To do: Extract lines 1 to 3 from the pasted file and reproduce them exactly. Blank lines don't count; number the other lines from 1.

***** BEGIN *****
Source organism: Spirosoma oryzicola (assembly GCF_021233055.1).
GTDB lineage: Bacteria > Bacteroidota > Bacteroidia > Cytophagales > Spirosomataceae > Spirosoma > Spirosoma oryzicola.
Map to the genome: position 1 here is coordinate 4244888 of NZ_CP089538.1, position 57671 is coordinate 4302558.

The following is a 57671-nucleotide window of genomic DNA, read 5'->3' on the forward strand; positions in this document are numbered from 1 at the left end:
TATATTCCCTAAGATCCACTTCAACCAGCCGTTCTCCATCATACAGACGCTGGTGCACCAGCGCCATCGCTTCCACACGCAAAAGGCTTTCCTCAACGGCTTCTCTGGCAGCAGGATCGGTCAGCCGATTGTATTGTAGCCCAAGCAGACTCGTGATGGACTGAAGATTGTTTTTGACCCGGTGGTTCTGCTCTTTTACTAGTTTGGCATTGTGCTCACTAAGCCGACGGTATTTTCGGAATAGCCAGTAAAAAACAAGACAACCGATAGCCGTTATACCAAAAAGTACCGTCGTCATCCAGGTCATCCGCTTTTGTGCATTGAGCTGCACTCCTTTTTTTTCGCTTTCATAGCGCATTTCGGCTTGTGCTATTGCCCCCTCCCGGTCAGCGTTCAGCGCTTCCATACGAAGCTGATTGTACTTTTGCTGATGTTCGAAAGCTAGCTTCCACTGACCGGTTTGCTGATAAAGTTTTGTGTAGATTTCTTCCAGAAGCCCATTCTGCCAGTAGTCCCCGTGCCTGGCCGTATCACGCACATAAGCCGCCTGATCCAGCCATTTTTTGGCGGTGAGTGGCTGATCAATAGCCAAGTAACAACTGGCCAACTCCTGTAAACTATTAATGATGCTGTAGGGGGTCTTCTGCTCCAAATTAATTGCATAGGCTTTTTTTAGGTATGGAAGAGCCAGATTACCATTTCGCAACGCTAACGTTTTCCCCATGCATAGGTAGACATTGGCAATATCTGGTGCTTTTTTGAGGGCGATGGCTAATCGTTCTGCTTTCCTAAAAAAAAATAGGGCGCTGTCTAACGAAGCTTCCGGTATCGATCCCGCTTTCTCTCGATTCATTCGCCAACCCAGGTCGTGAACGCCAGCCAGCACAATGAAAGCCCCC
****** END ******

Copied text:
Source organism: Spirosoma oryzicola (assembly GCF_021233055.1).
GTDB lineage: Bacteria > Bacteroidota > Bacteroidia > Cytophagales > Spirosomataceae > Spirosoma > Spirosoma oryzicola.
Map to the genome: position 1 here is coordinate 4244888 of NZ_CP089538.1, position 57671 is coordinate 4302558.